We need a consolidated voice to protect water as a human right
A heavily pregnant woman walks slowly along the road to the hospital in Malawi, carrying a 20-liter bucket of water on her head. She is in labor, and she stops frequently as it’s too excruciating to balance the water during contractions. But she has to bring it with her, otherwise she won’t be able to give birth in the hospital.
The sixth Sustainable Development Goal is ‘clean water and sanitation’. But despite the increased attention this has brought, access to water in Sub-Saharan Africa is worse than ever: there are more people without access to water now than there were in 1990.
In order to fix the problem – and make sure women don’t have to dig for and carry their own water to hospital – we need to understand what’s going wrong with our current approaches. That was the aim of an Atlas Award-winning study in Water Resources and Rural Development, by researchers at Glasgow Caledonian University in Scotland, the University of Malawi in Malawi and the University of Lusaka in Zambia.
“The thing that's underpinning the problems associated with lack of access or availability or supply of water is our changing climate, with climate variability being really significant,” said Professor Tahseen Jafry, corresponding author of the study from Glasgow Caledonian University. “And there are all kinds of sociopolitical and institutional bottlenecks that prevent particularly the poorest and most vulnerable people getting access to a resource that should be considered a basic human right.”
Current approaches to providing water have so far been ineffective. Because government efforts to improve access have failed, a number of social actors – NGOs, community and faith-based organizations, private companies and others – have stepped in to try and fix the situation.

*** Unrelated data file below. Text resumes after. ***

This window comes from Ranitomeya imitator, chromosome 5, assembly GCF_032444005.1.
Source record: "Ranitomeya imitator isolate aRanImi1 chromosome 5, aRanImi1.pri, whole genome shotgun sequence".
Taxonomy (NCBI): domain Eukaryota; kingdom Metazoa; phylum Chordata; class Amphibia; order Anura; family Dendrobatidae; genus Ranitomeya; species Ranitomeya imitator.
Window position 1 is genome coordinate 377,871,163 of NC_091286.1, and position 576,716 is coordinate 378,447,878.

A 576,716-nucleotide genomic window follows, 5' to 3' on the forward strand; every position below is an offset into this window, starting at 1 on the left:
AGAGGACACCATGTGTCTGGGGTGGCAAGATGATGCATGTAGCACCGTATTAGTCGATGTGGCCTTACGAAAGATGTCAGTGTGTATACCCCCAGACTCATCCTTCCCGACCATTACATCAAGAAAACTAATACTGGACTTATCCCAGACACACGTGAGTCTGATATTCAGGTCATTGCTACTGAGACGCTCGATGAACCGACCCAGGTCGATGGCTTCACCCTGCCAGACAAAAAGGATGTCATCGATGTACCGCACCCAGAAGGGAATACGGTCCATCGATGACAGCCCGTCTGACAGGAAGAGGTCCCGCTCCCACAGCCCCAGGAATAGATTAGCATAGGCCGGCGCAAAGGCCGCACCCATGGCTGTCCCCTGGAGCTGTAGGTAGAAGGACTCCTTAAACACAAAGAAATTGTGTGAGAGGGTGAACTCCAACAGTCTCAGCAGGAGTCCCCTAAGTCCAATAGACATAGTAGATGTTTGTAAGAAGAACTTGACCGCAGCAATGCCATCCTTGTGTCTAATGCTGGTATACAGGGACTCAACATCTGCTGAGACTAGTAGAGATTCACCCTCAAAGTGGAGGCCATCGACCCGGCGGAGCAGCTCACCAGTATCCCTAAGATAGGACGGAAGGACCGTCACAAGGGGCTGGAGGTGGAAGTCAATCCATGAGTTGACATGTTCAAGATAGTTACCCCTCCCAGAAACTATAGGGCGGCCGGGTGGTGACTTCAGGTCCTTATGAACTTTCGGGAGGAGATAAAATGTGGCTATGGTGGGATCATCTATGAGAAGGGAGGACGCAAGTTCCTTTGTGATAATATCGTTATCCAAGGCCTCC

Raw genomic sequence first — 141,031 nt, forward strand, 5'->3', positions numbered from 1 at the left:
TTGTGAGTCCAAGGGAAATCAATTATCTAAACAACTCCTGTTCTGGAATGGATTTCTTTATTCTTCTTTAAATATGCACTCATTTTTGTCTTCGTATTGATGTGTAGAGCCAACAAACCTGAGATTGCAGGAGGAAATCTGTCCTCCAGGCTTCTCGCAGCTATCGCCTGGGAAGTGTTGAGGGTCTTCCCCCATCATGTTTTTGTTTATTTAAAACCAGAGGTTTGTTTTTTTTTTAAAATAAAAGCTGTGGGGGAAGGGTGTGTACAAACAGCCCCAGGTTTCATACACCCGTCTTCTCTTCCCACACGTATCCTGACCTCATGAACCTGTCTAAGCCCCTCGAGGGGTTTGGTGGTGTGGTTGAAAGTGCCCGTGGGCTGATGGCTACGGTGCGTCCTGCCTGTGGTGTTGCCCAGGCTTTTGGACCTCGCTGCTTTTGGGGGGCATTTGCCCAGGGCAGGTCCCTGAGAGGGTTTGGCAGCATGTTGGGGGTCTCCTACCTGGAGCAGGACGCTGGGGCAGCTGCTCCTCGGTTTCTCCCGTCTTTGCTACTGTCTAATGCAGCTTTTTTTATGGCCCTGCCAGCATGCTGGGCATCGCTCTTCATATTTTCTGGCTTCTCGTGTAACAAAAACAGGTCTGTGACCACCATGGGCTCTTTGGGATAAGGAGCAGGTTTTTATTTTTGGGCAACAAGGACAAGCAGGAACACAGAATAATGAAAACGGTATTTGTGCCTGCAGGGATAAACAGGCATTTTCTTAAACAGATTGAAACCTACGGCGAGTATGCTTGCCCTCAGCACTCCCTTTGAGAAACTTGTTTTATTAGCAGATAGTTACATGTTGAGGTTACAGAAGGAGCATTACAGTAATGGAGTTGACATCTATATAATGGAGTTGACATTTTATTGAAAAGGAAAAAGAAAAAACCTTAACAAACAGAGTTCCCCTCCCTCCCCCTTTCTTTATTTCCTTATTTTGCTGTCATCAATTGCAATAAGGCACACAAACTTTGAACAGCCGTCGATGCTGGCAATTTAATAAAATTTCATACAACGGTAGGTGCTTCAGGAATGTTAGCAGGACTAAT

The result is a complex web of activity, which Prof. Jafry and her colleagues wanted to untangle. Through interviews, focus group discussions and workshops, they analyzed the different approaches of these social actors, and looked at how they are working together to provide access to water in Malawi and Zambia.
Despite the many actors involved, they discovered a lack of strategic coordination and cooperation: every organization has its own agenda and approach, and while some overlap they don’t all align strategically.
“What we found was that in this complex mix, there is a need to come together and focus more clearly on providing water for those that need it,” Prof. Jafry explained. “What we need is strong leadership from the government. I think we need to put the Sustainable Development Goals at the heart of the developmental policies, but also putting at the core of that a perception of rights and responsibilities amongst all the social actors. It's almost like creating a consolidated voice for water and making sure that that consolidation is heard not from top down, but also, more significantly, bottom up.”
As well as bringing the various voices together to improve access to water, Prof. Jafry believes we will only solve the broader problems of climate change by putting people at the heart of the solutions – through climate justice, equity and rights:
“There’s a lot of rhetoric around climate change adaptation and mitigation, but I think what needs to be embedded in that conversation is issues around climate justice, or injustice, to highlight a more people and social dimension to the climate change challenges ahead. That should influence how we address the climate challenges moving forward, of which water is a key element.”